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David Moyes-Wayne Rooney axis on its way

Since his old manager’s arrival, Rooney has shown traces of being the player he was once touted to be.

Updated: February 24, 2014 1:05:15 pm

In tying down Wayne Rooney, Manchester United’s chief chaser of lost causes, David Moyes and the United hierarchy hope to send out a message. Following Juan Mata’s £37.1m arrival, Rooney’s £85m five-year contract was meant to show the Red Devils meant business.

Still, did binding a player, who some believed may already have peaked, make sense for a club that has been famous for discovering and promoting young players while shunting out those past their prime?

The current Manchester United team that David Moyes is moulding, has Rooney at its heart. His vision, work rate and leadership are something that Moyes would love to rub off and sprinkle on those around him. Since his old manager’s arrival, Rooney has shown traces of being the player he was once touted to be. If one were to judge his place in the current team, Rooney is as close to indispensable as any player in world football.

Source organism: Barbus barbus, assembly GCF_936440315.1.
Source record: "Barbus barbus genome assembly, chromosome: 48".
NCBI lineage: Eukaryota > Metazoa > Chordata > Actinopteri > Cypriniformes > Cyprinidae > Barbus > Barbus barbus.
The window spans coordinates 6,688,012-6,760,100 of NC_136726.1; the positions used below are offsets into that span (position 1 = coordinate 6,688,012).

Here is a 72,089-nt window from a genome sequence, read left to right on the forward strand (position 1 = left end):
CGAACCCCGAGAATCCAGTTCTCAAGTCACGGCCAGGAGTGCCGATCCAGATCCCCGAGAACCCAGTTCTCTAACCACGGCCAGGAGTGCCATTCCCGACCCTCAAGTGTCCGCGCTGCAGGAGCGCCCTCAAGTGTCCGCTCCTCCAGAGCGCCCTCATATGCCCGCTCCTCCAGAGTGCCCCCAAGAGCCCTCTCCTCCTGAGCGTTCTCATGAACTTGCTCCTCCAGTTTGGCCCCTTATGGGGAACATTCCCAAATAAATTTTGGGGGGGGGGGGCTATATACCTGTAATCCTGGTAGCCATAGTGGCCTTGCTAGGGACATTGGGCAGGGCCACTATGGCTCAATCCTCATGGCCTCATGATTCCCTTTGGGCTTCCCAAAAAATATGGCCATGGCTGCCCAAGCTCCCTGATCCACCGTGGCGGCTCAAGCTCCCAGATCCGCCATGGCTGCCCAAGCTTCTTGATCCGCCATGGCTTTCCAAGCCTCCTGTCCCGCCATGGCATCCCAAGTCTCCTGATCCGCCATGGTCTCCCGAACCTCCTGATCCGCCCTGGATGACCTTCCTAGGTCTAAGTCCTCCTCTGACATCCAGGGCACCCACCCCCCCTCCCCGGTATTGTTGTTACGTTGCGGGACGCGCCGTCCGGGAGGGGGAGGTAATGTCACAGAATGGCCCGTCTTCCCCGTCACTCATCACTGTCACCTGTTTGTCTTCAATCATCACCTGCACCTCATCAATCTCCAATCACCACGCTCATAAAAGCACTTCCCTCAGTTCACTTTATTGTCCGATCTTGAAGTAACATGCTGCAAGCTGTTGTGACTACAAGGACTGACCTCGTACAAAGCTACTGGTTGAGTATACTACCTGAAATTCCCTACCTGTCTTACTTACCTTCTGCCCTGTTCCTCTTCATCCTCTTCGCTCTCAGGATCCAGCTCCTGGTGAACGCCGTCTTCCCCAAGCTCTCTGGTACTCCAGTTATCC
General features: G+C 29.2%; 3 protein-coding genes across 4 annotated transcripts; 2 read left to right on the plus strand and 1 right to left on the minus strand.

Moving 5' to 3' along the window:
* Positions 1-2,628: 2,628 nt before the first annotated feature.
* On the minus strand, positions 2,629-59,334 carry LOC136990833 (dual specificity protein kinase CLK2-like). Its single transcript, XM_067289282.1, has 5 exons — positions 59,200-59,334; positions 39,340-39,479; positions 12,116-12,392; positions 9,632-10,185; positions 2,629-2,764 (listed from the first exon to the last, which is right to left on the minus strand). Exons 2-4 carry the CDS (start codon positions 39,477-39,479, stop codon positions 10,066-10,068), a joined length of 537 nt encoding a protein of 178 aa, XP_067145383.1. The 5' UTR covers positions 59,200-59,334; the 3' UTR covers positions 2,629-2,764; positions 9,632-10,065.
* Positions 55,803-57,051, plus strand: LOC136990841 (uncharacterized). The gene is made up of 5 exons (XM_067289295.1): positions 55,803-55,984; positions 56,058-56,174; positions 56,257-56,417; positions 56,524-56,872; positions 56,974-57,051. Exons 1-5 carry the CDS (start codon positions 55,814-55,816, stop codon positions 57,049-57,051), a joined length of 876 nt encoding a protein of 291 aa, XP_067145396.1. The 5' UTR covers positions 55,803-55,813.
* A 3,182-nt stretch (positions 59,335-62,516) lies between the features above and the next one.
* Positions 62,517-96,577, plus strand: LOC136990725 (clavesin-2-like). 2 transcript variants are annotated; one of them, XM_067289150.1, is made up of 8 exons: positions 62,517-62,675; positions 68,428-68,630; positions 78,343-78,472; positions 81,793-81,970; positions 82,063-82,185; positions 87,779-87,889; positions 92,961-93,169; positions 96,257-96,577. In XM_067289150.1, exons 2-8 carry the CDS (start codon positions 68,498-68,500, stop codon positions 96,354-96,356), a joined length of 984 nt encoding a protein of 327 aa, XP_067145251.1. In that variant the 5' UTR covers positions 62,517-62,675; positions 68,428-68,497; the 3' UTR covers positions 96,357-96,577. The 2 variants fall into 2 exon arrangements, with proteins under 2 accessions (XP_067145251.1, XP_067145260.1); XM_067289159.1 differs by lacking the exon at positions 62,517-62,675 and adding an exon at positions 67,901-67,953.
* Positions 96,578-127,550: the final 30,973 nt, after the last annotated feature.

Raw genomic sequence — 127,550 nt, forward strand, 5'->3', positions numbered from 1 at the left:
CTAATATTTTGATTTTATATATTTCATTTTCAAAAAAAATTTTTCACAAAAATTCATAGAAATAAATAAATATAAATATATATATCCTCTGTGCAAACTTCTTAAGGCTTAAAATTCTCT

Even so, the numbers make the mind boggle. At £3,00,000 per week — reportedly £2,40,000 as a basic salary plus image rights and other commercial bonuses — Rooney is now the highest-paid player in English football. He has also been promised a shot at being captain, ostensibly after Vidic leaves at the end of the season.

Despite the numbers, United may just get lucky. For one, they would have found it tough to mine the transfer market and get someone of Rooney’s quality for that price. Also, having Rooney is better than facing Rooney, something Moyes will know well from his years at Everton.

Many have questioned if the United team have taken to their new manager. For Moyes to be his own man and step out of his predecessor’s gargantuan shadow, he had to be seen to make a statement. This deal is exactly that.
With the objective of overhauling an ageing and underpowered squad, Moyes has got off to a decent start after the travails of the July transfer window. In Mata, Rooney, Januzaj, Van-Persie, Carrick and De Gea, United supporters will see some semblance of a spine. More work remains to be done though for the Moyes-Rooney axis to work.

(Hormazd is a senior sub-editor in New Delhi)

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